The order denying the motion to intervene is affirmed without prejudice to the filing of a new motion. The judgments are reversed, and the cases are remanded to the Superior Court for further proceedings not inconsistent with this opinion.

So ordered.


[Note 1] Monument Inn, Inc. vs. Board of Selectmen of Stockbridge.

[Note 2] John Mason Harding, Anthony Murad, Horace Harding, Leon M. Bourquard, Heinz Weissenstein, Charlotte Weissenstein, Lois Schaefer, Stephen V.C. Morris, Valerie Greenfield, and Carl Greenfield.

[Note 3] We have not considered in the course of deciding these appeals the materials contained in a supplemental appendix filed by the board without leave of court.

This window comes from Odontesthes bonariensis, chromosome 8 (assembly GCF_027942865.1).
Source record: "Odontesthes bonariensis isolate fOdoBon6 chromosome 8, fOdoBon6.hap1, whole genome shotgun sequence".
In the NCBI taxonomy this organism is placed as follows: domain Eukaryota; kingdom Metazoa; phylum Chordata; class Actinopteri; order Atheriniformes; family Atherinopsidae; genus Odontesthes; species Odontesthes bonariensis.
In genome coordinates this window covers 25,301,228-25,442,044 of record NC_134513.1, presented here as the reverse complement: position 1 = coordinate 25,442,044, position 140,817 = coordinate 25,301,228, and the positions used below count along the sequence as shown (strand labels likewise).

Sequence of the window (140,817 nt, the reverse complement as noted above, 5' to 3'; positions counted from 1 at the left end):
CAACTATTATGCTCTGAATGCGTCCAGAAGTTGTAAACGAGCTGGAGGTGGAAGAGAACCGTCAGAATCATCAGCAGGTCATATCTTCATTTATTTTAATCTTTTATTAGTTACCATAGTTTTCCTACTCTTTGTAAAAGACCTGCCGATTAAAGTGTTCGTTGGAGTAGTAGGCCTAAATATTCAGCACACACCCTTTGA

[Note 4] We have not included in our description of the two actions those matters that were raised but are not now argued by the parties.

[Note 5] The eight conditions imposed in the judgment were derived largely from the "Recommendations" made earlier by the judge who denied the board's motion for a preliminary injunction.

[Note 6] Massachusetts Rule of Civil Procedure 24(a)(2) provides that "[u]pon timely application anyone shall be permitted to intervene in an action . . . (2) when the applicant claims an interest relating to the property or transaction which is the subject of the action and he is so situated that the disposition of the action may as a practical matter impair or impede his ability to protect that interest, unless the applicant's interest is adequately represented by existing parties."